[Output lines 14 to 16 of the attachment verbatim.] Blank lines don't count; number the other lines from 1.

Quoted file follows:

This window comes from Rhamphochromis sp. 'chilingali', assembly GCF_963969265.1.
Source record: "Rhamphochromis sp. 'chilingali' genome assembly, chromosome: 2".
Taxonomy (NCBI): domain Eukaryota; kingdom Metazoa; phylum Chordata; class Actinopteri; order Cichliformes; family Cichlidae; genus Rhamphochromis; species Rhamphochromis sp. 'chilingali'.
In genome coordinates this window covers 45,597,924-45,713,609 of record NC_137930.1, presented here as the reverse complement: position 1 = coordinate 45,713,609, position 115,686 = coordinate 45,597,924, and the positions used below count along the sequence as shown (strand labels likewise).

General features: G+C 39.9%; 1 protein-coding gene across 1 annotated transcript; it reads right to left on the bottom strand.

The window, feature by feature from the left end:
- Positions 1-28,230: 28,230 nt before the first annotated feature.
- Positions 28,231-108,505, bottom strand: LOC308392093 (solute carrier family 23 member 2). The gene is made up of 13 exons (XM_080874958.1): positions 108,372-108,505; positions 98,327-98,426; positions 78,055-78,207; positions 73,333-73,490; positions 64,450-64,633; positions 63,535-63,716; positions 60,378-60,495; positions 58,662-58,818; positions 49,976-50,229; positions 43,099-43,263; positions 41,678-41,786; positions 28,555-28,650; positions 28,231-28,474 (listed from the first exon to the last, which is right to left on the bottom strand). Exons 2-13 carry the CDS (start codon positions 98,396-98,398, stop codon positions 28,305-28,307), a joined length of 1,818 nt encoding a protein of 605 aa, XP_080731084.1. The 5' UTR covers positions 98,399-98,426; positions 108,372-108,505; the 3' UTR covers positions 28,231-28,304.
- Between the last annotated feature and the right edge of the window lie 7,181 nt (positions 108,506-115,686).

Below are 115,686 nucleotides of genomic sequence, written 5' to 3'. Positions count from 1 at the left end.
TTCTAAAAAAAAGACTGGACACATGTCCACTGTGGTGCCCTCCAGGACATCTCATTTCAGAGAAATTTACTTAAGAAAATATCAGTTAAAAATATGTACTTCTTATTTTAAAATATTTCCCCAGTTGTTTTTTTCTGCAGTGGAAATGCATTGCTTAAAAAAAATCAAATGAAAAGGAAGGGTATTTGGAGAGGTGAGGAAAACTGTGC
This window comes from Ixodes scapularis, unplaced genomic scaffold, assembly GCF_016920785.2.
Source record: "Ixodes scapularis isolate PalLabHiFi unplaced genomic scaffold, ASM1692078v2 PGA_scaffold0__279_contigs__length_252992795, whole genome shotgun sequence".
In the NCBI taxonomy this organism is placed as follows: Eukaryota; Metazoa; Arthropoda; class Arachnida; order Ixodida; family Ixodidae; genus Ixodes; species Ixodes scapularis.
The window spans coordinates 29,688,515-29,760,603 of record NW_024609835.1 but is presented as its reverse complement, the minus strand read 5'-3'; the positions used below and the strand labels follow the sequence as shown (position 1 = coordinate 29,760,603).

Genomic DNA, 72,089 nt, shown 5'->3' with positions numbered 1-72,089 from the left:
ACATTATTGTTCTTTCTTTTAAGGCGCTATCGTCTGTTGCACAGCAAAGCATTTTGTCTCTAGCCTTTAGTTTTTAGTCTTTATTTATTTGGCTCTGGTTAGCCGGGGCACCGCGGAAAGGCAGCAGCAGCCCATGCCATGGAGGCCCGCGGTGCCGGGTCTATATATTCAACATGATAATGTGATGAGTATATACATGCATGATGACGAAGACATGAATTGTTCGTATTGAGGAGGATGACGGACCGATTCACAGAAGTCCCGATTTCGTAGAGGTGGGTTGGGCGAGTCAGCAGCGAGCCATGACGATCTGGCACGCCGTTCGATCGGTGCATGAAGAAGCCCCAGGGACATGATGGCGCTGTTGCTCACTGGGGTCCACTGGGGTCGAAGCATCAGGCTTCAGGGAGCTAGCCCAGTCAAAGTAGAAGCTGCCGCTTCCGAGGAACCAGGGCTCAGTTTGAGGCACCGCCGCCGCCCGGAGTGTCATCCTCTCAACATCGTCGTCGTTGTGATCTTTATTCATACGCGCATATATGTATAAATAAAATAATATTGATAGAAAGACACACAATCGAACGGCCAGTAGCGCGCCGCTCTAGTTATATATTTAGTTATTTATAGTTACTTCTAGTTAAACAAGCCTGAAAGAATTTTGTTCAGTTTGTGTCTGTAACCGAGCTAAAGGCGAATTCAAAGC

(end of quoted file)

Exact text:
In the NCBI taxonomy this organism is placed as follows: Eukaryota; Metazoa; Arthropoda; class Arachnida; order Ixodida; family Ixodidae; genus Ixodes; species Ixodes scapularis.
The window spans coordinates 29,688,515-29,760,603 of record NW_024609835.1 but is presented as its reverse complement, the minus strand read 5'-3'; the positions used below and the strand labels follow the sequence as shown (position 1 = coordinate 29,760,603).

Genomic DNA, 72,089 nt, shown 5'->3' with positions numbered 1-72,089 from the left: